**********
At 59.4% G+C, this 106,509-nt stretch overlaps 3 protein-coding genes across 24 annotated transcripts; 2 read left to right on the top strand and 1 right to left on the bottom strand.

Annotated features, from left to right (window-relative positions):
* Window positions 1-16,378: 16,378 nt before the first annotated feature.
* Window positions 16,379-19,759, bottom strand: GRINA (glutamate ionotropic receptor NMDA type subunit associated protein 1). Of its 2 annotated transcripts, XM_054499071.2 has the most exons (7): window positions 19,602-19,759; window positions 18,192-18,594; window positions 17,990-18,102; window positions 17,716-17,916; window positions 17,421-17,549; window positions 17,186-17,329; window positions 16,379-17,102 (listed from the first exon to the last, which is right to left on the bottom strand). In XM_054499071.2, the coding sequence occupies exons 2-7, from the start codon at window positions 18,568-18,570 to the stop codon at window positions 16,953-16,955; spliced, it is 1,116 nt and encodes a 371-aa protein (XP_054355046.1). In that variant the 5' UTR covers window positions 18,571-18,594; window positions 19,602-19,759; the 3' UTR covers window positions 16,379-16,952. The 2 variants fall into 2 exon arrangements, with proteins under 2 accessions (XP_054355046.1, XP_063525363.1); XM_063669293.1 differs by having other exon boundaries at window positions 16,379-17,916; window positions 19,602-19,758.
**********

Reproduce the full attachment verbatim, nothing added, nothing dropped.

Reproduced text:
At 59.4% G+C, this 106,509-nt stretch overlaps 3 protein-coding genes across 24 annotated transcripts; 2 read left to right on the top strand and 1 right to left on the bottom strand.

Annotated features, from left to right (window-relative positions):
* Window positions 1-16,378: 16,378 nt before the first annotated feature.
* Window positions 16,379-19,759, bottom strand: GRINA (glutamate ionotropic receptor NMDA type subunit associated protein 1). Of its 2 annotated transcripts, XM_054499071.2 has the most exons (7): window positions 19,602-19,759; window positions 18,192-18,594; window positions 17,990-18,102; window positions 17,716-17,916; window positions 17,421-17,549; window positions 17,186-17,329; window positions 16,379-17,102 (listed from the first exon to the last, which is right to left on the bottom strand). In XM_054499071.2, the coding sequence occupies exons 2-7, from the start codon at window positions 18,568-18,570 to the stop codon at window positions 16,953-16,955; spliced, it is 1,116 nt and encodes a 371-aa protein (XP_054355046.1). In that variant the 5' UTR covers window positions 18,571-18,594; window positions 19,602-19,759; the 3' UTR covers window positions 16,379-16,952. The 2 variants fall into 2 exon arrangements, with proteins under 2 accessions (XP_054355046.1, XP_063525363.1); XM_063669293.1 differs by having other exon boundaries at window positions 16,379-17,916; window positions 19,602-19,758.